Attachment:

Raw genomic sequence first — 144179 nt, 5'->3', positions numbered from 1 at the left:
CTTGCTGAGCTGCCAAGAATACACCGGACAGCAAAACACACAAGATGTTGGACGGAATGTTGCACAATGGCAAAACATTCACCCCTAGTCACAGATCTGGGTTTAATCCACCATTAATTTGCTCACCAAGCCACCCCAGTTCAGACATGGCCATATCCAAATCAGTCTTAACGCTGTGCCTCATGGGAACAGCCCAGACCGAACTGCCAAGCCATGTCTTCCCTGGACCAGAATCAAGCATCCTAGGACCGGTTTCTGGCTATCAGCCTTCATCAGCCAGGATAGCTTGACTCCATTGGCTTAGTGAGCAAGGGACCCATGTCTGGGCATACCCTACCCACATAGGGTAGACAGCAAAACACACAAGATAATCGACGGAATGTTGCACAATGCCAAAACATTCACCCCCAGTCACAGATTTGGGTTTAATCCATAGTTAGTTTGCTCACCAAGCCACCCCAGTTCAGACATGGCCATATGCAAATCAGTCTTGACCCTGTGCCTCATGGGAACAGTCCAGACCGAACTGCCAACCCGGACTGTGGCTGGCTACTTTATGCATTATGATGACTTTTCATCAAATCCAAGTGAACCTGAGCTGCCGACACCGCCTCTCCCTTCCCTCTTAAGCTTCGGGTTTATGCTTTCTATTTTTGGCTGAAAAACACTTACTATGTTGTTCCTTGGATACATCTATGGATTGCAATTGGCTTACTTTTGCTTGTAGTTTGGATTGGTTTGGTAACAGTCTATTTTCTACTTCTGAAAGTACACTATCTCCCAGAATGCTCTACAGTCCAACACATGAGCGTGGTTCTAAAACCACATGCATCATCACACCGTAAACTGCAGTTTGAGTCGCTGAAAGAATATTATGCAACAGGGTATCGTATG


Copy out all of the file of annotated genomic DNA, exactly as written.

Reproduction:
Raw genomic sequence first — 144179 nt, 5'->3', positions numbered from 1 at the left:
CTTGCTGAGCTGCCAAGAATACACCGGACAGCAAAACACACAAGATGTTGGACGGAATGTTGCACAATGGCAAAACATTCACCCCTAGTCACAGATCTGGGTTTAATCCACCATTAATTTGCTCACCAAGCCACCCCAGTTCAGACATGGCCATATCCAAATCAGTCTTAACGCTGTGCCTCATGGGAACAGCCCAGACCGAACTGCCAAGCCATGTCTTCCCTGGACCAGAATCAAGCATCCTAGGACCGGTTTCTGGCTATCAGCCTTCATCAGCCAGGATAGCTTGACTCCATTGGCTTAGTGAGCAAGGGACCCATGTCTGGGCATACCCTACCCACATAGGGTAGACAGCAAAACACACAAGATAATCGACGGAATGTTGCACAATGCCAAAACATTCACCCCCAGTCACAGATTTGGGTTTAATCCATAGTTAGTTTGCTCACCAAGCCACCCCAGTTCAGACATGGCCATATGCAAATCAGTCTTGACCCTGTGCCTCATGGGAACAGTCCAGACCGAACTGCCAACCCGGACTGTGGCTGGCTACTTTATGCATTATGATGACTTTTCATCAAATCCAAGTGAACCTGAGCTGCCGACACCGCCTCTCCCTTCCCTCTTAAGCTTCGGGTTTATGCTTTCTATTTTTGGCTGAAAAACACTTACTATGTTGTTCCTTGGATACATCTATGGATTGCAATTGGCTTACTTTTGCTTGTAGTTTGGATTGGTTTGGTAACAGTCTATTTTCTACTTCTGAAAGTACACTATCTCCCAGAATGCTCTACAGTCCAACACATGAGCGTGGTTCTAAAACCACATGCATCATCACACCGTAAACTGCAGTTTGAGTCGCTGAAAGAATATTATGCAACAGGGTATCGTATG